After a two-week break, New York lawmakers returned to work (for three days) amid the stench of more scandal as a handful of their colleagues were busted for a variety of corruption charges. So how do the honorable lawmakers in Albany deal with the scandal?
“Dark humor and stiff drinks,” reports The New York Times.
Apparently, the gag running through the halls of the Capitol is for lawmakers to frisk their colleagues to see if they are wearing a wire after a senator was caught on tape arranging a bribe. “You run into them, and you feel them up and down,” Assemblyman David I. Weprin, a Queens Democrat, told The Times. “You’ve got to make light of it some days.”
If that doesn’t work, start drinking. The workweek in Albany usually runs Monday to Wednesday. That explains why on a Tuesday night legislators, staffers and reporters gathered at Elda’s, a friendly bar in the Center Square neighborhood, to discuss their, ah, four-day weekend plans.
But in general it was back to business as usual. Assembly Speaker Sheldon Silver, a Manhattan Democrat, held a closed-door pep talk to tell members “a few bad apples” would not ruin their reputation. Meanwhile, one of the accused wrongdoers, attended a brief Senate session and sat in the so-called “crooked seat,” reserved near the chamber’s doors for lawmakers who are in trouble with the law. (The fact that there is a reserved seat in the corner for lawmakers in legal trouble is a sure sign that Albany’s moral compass is askew.)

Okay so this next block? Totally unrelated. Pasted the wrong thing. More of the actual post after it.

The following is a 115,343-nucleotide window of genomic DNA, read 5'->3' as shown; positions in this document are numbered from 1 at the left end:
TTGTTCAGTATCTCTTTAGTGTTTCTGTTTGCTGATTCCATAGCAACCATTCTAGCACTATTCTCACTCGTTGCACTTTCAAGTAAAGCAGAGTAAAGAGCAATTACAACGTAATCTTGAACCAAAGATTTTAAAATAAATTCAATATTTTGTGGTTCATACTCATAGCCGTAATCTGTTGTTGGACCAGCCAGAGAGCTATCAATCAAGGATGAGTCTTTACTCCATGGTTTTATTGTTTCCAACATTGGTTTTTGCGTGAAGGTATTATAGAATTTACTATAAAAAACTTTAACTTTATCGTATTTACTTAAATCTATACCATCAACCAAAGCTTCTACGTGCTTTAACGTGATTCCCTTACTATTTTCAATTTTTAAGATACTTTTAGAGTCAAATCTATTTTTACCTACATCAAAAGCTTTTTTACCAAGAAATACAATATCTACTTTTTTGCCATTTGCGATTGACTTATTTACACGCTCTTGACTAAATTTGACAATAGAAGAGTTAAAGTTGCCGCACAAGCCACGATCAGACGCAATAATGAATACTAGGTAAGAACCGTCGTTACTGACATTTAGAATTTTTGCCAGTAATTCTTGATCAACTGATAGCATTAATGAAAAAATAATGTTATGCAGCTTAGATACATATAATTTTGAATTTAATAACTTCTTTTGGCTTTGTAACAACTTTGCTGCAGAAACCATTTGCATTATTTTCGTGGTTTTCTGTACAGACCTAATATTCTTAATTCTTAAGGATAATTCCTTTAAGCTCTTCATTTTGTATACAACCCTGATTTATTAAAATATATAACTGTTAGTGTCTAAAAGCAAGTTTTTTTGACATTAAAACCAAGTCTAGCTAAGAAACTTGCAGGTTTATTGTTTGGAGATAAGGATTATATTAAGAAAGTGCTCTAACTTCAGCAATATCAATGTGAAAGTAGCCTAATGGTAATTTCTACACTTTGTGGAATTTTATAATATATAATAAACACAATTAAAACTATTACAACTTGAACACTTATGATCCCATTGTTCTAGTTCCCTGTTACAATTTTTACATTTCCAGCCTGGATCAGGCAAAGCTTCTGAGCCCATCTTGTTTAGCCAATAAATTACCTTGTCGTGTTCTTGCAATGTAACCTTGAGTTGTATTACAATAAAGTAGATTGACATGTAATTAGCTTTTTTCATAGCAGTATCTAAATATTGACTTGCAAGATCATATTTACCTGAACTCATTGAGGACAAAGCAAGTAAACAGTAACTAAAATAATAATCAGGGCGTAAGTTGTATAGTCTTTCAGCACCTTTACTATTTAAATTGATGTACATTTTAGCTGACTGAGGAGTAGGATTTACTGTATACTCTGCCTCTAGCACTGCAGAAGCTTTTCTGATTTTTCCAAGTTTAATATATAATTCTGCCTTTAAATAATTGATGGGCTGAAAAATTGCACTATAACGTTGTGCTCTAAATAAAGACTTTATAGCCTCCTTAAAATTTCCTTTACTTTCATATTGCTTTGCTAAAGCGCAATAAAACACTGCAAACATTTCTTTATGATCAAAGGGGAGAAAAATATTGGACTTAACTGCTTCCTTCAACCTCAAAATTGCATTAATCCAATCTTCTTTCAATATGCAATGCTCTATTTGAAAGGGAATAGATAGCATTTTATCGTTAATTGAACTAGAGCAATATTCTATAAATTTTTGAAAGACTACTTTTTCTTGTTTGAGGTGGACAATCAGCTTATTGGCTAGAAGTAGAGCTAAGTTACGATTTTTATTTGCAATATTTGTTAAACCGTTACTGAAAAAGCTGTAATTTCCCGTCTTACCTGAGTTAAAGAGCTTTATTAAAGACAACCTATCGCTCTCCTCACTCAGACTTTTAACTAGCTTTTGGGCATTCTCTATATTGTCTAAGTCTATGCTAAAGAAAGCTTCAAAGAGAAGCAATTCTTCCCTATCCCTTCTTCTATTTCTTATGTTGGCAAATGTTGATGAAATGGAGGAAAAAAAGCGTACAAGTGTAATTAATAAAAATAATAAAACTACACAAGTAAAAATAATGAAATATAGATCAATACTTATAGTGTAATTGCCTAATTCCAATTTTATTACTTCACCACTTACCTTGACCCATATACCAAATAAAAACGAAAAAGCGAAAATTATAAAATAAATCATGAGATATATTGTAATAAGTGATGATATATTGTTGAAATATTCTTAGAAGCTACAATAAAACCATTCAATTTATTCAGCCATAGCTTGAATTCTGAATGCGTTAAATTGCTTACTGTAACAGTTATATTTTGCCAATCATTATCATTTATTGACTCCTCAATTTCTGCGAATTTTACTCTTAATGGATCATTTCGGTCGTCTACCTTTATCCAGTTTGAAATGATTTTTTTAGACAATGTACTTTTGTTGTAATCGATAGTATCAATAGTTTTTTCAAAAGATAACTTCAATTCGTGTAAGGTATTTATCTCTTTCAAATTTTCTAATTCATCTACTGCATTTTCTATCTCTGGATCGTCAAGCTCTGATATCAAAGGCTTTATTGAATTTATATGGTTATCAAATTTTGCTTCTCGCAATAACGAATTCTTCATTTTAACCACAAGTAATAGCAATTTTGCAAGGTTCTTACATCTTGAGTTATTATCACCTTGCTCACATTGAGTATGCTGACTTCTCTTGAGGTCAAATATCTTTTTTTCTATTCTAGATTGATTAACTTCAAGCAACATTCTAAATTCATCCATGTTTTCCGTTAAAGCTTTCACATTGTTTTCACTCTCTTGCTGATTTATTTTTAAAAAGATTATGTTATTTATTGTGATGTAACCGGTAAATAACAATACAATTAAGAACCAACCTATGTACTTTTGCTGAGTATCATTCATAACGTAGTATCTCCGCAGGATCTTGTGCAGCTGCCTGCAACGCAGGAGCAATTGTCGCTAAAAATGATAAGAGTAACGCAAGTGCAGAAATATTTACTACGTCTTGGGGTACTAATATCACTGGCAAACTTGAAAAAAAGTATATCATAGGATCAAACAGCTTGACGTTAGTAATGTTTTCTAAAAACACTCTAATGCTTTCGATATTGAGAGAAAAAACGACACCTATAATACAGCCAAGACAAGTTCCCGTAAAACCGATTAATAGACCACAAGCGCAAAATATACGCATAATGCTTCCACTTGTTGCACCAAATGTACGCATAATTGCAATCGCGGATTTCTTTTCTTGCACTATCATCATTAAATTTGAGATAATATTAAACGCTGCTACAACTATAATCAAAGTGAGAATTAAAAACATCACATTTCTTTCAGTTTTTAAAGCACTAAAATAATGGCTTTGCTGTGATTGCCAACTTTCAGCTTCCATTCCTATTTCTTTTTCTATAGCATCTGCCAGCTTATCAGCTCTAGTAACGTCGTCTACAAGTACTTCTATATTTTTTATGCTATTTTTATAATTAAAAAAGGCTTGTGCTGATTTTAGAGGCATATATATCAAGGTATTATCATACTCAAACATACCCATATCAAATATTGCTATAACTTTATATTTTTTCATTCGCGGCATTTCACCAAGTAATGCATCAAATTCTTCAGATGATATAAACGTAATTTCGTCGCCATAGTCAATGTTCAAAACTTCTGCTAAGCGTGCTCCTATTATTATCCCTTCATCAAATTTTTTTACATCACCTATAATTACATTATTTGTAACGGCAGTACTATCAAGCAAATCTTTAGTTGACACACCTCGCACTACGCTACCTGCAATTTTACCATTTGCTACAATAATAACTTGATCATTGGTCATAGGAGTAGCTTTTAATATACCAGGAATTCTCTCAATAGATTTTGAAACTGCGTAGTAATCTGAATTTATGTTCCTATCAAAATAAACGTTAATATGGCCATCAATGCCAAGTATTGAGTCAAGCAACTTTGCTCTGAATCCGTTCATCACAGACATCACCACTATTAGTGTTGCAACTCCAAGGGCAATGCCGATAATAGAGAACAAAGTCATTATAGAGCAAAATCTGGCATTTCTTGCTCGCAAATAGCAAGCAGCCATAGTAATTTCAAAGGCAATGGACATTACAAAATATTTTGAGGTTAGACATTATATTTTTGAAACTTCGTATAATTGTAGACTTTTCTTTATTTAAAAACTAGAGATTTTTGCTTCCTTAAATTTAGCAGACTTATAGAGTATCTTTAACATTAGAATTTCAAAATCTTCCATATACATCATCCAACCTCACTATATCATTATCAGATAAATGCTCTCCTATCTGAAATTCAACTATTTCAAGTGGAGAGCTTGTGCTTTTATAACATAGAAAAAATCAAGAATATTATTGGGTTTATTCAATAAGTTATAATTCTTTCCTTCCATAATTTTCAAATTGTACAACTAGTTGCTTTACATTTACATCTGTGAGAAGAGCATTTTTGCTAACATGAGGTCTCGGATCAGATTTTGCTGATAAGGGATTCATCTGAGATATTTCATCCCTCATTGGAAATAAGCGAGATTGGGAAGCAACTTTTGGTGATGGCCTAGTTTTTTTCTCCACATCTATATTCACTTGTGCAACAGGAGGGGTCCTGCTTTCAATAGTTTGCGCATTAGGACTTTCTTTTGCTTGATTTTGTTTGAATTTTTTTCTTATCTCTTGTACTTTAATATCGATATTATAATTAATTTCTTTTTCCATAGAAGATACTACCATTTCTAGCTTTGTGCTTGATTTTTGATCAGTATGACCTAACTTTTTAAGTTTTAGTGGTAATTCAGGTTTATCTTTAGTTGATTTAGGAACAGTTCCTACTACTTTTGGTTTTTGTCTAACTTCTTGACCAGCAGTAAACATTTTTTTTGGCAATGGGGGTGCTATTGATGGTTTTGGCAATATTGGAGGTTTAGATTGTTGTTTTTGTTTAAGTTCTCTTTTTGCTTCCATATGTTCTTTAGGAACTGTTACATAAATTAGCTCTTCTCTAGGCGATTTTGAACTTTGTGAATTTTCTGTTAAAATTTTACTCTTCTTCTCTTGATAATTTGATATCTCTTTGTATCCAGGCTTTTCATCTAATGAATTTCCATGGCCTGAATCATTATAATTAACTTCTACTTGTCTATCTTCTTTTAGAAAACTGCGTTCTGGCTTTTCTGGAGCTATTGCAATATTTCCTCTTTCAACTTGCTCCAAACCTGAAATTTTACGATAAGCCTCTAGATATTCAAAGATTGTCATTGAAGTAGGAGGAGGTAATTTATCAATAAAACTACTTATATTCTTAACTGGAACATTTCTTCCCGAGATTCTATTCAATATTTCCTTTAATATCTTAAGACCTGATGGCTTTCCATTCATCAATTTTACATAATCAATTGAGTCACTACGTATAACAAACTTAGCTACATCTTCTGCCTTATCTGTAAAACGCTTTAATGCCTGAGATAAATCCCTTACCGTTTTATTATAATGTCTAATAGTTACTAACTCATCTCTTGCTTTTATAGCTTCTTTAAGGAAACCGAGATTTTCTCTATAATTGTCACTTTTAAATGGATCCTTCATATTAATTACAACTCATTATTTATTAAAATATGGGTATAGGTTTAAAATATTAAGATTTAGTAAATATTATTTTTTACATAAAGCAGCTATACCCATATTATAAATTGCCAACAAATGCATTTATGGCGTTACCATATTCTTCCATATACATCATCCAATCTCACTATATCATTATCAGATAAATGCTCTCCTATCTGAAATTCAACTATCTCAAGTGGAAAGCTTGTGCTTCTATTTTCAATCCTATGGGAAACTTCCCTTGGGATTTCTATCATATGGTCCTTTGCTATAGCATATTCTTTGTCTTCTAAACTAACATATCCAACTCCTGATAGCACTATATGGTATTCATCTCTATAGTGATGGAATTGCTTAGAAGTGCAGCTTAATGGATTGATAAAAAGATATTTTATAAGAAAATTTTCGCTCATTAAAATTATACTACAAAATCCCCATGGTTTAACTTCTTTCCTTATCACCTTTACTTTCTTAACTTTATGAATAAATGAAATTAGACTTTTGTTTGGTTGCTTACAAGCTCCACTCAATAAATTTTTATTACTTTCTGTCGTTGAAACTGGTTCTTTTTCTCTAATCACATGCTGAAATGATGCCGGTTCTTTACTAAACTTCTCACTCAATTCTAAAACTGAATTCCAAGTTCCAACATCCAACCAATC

Indeed, one of the top items on lawmakers’ agenda is working behind closed doors to hammer out a plan to change the state constitution in order to allow commercial casinos. That process is already off to a dubious start, considering one casino operator cut a deal with Gov. Andrew Cuomo to build a $4 billion convention center in hope of securing exclusive casino rights to New York City. That deal failed but that has not stopped the lobbyists and money from casino interests flowing into Albany. By the time the casino process ends, Albany may need more crooked seats.
For those not keeping score at home, here’s a quick update on the recent corruption arrests:
* Malcolm A. Smith, a Democratic senator from Queens, was charged with trying to bribe his way into the New York City mayor’s race.
* Assemblyman Eric A. Stevenson, a Bronx Democrat, was accused of taking bribes from developers of adult day care centers.
* Assemblyman Nelson L. Castro, also a Bronx Democrat, resigned in a deal with prosecutors under which he had secretly recorded conversations with other lawmakers to avoid prosecution on state perjury charges.
* Assemblyman William F. Boyland Jr. a Brooklyn Democrat, was indicted for bribery and other alleged crimes.